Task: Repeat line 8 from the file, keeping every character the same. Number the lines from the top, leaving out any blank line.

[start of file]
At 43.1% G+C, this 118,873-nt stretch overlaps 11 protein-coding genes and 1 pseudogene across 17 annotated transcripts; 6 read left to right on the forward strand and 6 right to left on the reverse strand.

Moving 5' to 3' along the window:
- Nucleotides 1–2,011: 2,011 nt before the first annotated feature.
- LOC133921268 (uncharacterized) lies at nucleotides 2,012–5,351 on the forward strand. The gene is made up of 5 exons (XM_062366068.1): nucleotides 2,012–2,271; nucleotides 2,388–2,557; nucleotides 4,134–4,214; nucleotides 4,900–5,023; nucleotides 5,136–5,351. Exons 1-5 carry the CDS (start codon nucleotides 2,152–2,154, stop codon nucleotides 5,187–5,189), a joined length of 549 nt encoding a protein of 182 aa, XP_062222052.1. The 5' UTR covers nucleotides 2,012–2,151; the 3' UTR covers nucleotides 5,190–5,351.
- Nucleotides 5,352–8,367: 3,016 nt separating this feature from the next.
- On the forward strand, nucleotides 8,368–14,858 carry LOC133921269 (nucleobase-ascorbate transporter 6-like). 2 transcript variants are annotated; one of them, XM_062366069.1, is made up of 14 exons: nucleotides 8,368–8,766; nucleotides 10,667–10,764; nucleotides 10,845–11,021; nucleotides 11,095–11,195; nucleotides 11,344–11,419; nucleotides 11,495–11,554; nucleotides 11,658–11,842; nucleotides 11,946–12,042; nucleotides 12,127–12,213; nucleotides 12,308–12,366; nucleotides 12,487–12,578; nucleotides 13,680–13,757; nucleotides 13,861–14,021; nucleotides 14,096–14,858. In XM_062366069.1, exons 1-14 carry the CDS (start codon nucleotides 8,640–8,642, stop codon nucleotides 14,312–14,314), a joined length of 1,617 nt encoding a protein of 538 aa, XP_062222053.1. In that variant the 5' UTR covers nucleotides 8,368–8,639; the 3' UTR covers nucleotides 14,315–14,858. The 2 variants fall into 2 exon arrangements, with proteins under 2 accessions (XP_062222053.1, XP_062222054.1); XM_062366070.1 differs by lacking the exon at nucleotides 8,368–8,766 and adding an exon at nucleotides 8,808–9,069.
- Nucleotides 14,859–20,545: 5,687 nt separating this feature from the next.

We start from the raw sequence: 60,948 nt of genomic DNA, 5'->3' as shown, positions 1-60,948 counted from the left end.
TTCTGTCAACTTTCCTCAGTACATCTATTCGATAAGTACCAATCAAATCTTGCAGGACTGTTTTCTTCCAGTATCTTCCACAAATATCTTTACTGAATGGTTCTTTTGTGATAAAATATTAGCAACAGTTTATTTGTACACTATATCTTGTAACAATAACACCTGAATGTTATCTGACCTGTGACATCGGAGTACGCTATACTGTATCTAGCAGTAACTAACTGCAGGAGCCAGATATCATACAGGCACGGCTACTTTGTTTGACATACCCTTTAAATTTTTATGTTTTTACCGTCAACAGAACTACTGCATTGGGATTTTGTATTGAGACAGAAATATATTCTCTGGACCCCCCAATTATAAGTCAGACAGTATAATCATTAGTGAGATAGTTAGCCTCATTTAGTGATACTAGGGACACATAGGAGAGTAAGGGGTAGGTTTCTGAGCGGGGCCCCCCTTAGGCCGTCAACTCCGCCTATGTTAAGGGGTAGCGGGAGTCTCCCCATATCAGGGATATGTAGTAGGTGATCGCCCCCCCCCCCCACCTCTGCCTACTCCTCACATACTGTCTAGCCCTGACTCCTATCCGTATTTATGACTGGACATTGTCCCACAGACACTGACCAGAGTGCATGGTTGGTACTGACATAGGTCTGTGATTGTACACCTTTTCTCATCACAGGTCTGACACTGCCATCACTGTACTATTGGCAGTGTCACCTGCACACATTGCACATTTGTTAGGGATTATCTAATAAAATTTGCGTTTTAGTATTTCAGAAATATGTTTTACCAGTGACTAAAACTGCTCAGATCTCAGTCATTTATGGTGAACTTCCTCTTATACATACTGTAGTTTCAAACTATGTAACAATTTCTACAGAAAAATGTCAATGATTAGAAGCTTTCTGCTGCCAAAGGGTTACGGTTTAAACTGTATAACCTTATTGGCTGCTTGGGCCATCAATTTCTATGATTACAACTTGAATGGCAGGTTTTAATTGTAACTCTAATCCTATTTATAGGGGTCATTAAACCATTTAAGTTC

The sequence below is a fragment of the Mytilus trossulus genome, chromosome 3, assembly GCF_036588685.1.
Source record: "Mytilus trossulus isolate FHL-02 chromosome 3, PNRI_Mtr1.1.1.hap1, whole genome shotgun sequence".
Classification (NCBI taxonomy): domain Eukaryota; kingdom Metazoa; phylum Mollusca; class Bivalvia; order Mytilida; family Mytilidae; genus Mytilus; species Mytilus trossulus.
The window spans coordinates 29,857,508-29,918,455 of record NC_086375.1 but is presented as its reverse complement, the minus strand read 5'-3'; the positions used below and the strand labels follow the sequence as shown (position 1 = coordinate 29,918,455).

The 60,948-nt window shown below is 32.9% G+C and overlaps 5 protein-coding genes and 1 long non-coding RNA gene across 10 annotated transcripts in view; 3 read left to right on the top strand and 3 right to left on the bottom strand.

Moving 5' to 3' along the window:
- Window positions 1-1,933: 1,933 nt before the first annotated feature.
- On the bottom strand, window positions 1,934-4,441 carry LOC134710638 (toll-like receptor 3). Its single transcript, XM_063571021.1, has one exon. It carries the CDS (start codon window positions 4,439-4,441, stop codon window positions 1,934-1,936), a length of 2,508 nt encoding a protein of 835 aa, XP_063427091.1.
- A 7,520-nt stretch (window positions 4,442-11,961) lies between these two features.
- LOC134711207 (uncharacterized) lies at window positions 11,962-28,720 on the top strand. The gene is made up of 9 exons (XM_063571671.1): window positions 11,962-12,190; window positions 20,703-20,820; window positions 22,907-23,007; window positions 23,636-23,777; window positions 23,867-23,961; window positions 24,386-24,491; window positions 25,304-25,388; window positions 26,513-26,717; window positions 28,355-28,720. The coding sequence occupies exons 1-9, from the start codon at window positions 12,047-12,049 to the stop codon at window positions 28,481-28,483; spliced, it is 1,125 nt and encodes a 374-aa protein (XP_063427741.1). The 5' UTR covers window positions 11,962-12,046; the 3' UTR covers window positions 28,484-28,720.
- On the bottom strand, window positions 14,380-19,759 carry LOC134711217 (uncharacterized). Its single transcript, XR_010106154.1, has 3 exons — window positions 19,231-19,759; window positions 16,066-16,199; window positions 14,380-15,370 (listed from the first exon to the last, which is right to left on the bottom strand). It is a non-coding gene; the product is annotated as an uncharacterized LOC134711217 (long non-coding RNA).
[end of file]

We start from the raw sequence: 60,948 nt of genomic DNA, 5'->3' as shown, positions 1-60,948 counted from the left end.